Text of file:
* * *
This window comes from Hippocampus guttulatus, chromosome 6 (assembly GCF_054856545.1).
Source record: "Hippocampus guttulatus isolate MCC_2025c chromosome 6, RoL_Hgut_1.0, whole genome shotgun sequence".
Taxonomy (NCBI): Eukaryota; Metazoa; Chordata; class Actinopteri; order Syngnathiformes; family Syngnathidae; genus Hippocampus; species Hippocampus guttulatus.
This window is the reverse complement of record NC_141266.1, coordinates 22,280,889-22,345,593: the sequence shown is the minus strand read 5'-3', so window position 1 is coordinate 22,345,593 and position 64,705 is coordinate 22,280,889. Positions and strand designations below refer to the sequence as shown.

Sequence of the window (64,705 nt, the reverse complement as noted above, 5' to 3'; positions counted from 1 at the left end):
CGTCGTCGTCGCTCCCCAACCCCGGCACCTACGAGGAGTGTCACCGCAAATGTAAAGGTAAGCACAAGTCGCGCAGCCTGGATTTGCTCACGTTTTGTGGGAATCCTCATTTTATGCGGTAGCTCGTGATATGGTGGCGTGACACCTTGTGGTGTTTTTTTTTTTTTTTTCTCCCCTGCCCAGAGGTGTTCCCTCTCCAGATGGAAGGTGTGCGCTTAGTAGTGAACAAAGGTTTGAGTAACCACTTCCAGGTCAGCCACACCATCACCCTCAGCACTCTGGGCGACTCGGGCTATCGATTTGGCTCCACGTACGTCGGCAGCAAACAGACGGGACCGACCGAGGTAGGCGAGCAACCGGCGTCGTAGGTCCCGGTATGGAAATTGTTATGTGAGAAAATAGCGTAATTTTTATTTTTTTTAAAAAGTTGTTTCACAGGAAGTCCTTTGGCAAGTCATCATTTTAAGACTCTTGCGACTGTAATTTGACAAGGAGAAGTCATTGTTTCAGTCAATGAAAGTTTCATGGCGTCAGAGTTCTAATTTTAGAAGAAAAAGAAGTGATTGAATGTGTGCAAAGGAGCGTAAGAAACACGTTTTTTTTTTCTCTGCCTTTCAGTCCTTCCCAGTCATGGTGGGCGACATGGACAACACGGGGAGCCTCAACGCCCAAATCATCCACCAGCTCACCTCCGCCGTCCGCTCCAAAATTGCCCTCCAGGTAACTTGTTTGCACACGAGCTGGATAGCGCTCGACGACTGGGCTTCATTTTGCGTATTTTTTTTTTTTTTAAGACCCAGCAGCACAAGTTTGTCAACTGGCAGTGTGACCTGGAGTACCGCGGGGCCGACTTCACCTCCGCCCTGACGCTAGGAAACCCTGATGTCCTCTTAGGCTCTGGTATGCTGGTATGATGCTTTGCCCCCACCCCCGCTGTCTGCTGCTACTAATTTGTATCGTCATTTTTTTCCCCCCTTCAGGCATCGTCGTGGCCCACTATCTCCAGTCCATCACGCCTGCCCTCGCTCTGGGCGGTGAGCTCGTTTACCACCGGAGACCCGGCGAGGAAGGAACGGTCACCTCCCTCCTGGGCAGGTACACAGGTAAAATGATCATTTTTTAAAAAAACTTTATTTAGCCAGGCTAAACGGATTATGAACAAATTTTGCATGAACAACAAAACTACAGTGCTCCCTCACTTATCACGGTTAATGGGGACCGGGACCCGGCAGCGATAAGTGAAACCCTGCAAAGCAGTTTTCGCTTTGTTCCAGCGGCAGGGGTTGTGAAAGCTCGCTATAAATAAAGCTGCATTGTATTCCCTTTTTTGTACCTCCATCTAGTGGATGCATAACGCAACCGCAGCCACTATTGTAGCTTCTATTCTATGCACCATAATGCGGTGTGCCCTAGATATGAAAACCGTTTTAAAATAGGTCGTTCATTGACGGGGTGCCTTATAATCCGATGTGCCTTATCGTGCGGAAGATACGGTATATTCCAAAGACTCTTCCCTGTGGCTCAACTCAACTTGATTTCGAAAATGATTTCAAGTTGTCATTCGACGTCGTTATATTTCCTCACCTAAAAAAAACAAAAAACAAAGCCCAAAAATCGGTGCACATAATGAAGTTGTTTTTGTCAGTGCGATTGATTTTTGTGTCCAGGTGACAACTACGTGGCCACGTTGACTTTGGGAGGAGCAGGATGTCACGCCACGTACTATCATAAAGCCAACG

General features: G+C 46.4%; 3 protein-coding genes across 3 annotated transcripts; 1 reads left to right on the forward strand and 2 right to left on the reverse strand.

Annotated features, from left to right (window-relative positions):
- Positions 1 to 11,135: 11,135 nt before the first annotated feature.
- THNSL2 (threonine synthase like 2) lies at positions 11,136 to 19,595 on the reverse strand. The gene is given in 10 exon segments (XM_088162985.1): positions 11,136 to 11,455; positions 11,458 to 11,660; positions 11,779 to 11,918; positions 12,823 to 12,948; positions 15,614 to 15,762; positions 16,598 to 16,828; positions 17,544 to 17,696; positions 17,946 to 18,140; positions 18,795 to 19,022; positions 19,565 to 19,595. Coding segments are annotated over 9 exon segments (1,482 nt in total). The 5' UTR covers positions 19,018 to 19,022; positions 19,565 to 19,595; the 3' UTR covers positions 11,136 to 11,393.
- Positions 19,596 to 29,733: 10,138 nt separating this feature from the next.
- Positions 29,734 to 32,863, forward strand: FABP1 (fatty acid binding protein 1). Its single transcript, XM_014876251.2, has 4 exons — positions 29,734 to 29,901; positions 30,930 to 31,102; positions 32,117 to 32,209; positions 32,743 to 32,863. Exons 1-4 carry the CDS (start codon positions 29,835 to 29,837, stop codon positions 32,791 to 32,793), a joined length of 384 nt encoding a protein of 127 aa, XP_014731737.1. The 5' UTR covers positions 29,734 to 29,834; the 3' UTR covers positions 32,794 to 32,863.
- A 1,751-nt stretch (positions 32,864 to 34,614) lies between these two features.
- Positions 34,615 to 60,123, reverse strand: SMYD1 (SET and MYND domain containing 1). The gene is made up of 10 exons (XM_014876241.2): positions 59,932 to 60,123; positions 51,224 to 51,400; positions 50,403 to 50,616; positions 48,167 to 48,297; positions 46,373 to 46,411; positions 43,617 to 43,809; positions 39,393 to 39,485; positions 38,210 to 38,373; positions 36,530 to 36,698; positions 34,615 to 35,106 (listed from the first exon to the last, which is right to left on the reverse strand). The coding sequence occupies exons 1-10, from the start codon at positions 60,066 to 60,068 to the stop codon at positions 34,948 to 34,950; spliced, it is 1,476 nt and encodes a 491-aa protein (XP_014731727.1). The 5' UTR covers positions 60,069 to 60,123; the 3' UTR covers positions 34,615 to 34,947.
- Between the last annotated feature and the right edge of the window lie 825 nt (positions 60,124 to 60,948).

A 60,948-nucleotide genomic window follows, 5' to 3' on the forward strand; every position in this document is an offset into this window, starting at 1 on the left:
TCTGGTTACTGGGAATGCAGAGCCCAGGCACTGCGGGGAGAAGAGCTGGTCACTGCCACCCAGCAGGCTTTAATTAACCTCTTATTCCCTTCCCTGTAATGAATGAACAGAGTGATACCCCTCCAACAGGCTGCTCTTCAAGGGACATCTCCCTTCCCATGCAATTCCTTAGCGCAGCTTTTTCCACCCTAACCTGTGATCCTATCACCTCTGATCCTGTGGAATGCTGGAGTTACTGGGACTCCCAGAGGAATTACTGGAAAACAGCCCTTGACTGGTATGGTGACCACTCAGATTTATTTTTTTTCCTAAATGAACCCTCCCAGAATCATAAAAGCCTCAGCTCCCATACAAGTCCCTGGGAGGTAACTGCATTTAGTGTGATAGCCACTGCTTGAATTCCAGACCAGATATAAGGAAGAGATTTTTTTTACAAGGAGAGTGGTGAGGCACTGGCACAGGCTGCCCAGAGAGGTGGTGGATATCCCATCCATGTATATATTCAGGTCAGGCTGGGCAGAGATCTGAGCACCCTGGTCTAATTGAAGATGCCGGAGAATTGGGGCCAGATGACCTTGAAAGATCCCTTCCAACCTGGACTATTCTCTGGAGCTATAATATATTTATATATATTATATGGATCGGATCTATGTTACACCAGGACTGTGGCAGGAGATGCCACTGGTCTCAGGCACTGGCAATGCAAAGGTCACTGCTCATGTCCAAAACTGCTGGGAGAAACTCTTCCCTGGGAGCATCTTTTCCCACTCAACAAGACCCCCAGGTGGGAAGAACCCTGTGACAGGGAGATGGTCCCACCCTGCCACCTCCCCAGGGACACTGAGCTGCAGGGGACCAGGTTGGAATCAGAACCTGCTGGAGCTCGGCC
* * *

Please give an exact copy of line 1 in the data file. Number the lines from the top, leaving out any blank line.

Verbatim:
This window comes from Hippocampus guttulatus, chromosome 6 (assembly GCF_054856545.1).